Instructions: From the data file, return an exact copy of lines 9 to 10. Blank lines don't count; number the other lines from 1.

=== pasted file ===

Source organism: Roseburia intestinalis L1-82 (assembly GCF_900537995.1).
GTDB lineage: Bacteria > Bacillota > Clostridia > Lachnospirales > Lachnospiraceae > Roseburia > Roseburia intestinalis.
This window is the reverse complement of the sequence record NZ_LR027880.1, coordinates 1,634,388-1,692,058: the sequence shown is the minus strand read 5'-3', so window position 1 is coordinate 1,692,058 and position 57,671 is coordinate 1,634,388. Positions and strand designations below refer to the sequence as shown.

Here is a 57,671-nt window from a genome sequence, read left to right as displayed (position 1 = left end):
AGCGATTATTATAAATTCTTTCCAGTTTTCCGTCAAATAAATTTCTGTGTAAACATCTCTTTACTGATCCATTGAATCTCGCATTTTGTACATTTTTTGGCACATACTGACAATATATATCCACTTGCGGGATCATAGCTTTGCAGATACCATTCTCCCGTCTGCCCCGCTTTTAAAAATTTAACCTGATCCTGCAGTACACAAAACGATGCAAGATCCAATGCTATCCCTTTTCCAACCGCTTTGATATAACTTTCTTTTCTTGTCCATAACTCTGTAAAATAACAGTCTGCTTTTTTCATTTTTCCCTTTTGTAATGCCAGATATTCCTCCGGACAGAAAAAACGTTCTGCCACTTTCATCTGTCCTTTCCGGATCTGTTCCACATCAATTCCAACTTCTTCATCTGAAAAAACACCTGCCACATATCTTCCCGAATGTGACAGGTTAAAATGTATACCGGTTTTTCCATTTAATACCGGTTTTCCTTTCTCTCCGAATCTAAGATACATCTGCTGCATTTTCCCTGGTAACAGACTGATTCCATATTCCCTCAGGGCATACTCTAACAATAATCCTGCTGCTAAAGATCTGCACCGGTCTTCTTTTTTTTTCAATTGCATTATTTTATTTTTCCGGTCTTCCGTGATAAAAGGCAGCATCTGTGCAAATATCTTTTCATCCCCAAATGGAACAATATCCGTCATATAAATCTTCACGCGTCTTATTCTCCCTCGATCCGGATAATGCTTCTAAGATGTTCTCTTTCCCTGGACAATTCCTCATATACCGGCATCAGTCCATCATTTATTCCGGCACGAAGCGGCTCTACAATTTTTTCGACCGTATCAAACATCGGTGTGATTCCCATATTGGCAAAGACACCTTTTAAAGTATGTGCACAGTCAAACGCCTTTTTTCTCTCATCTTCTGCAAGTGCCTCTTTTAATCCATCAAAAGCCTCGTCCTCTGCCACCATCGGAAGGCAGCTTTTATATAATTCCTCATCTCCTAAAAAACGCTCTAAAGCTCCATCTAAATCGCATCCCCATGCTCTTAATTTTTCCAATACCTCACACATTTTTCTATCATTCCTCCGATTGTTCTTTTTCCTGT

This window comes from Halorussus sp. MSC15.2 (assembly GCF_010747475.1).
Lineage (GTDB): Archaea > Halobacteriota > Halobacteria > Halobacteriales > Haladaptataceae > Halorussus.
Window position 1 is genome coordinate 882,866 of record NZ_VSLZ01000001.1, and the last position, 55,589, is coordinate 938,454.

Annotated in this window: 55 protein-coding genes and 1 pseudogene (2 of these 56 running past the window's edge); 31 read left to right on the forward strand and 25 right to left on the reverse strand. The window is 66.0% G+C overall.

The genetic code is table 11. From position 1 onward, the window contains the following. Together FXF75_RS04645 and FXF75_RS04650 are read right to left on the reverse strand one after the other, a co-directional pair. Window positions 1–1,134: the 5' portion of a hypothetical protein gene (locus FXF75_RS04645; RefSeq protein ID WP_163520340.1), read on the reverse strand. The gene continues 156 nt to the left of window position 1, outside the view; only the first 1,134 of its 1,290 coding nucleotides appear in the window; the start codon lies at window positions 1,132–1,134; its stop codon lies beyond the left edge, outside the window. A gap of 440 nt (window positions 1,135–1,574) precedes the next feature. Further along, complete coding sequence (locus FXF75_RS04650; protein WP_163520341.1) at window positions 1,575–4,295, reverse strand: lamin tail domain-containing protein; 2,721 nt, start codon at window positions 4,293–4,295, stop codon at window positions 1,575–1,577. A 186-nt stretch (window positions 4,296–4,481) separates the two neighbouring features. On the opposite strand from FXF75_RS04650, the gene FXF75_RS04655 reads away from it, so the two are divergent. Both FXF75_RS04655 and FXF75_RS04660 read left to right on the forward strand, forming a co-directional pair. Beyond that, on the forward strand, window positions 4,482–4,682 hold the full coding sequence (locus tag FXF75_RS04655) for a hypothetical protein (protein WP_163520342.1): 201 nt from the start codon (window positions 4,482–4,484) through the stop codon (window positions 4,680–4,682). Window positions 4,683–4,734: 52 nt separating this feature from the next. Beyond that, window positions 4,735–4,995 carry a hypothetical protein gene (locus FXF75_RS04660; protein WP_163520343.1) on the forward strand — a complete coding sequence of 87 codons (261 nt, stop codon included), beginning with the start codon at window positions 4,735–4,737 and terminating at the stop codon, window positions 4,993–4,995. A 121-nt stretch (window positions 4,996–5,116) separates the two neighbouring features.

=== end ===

Annotated in this window: 55 protein-coding genes and 1 pseudogene (2 of these 56 running past the window's edge); 31 read left to right on the forward strand and 25 right to left on the reverse strand. The window is 66.0% G+C overall.

The genetic code is table 11. From position 1 onward, the window contains the following. Together FXF75_RS04645 and FXF75_RS04650 are read right to left on the reverse strand one after the other, a co-directional pair. Window positions 1–1,134: the 5' portion of a hypothetical protein gene (locus FXF75_RS04645; RefSeq protein ID WP_163520340.1), read on the reverse strand. The gene continues 156 nt to the left of window position 1, outside the view; only the first 1,134 of its 1,290 coding nucleotides appear in the window; the start codon lies at window positions 1,132–1,134; its stop codon lies beyond the left edge, outside the window. A gap of 440 nt (window positions 1,135–1,574) precedes the next feature. Further along, complete coding sequence (locus FXF75_RS04650; protein WP_163520341.1) at window positions 1,575–4,295, reverse strand: lamin tail domain-containing protein; 2,721 nt, start codon at window positions 4,293–4,295, stop codon at window positions 1,575–1,577. A 186-nt stretch (window positions 4,296–4,481) separates the two neighbouring features. On the opposite strand from FXF75_RS04650, the gene FXF75_RS04655 reads away from it, so the two are divergent. Both FXF75_RS04655 and FXF75_RS04660 read left to right on the forward strand, forming a co-directional pair. Beyond that, on the forward strand, window positions 4,482–4,682 hold the full coding sequence (locus tag FXF75_RS04655) for a hypothetical protein (protein WP_163520342.1): 201 nt from the start codon (window positions 4,482–4,484) through the stop codon (window positions 4,680–4,682). Window positions 4,683–4,734: 52 nt separating this feature from the next. Beyond that, window positions 4,735–4,995 carry a hypothetical protein gene (locus FXF75_RS04660; protein WP_163520343.1) on the forward strand — a complete coding sequence of 87 codons (261 nt, stop codon included), beginning with the start codon at window positions 4,735–4,737 and terminating at the stop codon, window positions 4,993–4,995. A 121-nt stretch (window positions 4,996–5,116) separates the two neighbouring features.